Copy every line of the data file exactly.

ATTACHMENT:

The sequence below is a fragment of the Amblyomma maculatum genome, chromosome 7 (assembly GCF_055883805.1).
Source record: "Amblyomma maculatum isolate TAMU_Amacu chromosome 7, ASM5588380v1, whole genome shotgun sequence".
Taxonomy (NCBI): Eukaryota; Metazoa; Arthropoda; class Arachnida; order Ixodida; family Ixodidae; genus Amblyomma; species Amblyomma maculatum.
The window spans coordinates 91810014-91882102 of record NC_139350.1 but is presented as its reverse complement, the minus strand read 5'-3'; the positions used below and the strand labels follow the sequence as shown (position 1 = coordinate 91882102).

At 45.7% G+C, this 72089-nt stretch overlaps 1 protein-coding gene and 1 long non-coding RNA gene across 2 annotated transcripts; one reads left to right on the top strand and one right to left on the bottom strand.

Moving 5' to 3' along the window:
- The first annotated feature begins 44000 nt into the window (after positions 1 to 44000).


The sequence below is a fragment of the Amblyomma maculatum genome, chromosome 7 (assembly GCF_055883805.1).
Source record: "Amblyomma maculatum isolate TAMU_Amacu chromosome 7, ASM5588380v1, whole genome shotgun sequence".
Taxonomy (NCBI): Eukaryota; Metazoa; Arthropoda; class Arachnida; order Ixodida; family Ixodidae; genus Amblyomma; species Amblyomma maculatum.
The window spans coordinates 91810014-91882102 of record NC_139350.1 but is presented as its reverse complement, the minus strand read 5'-3'; the positions used below and the strand labels follow the sequence as shown (position 1 = coordinate 91882102).

At 45.7% G+C, this 72089-nt stretch overlaps 1 protein-coding gene and 1 long non-coding RNA gene across 2 annotated transcripts; one reads left to right on the top strand and one right to left on the bottom strand.

Moving 5' to 3' along the window:
- The first annotated feature begins 44000 nt into the window (after positions 1 to 44000).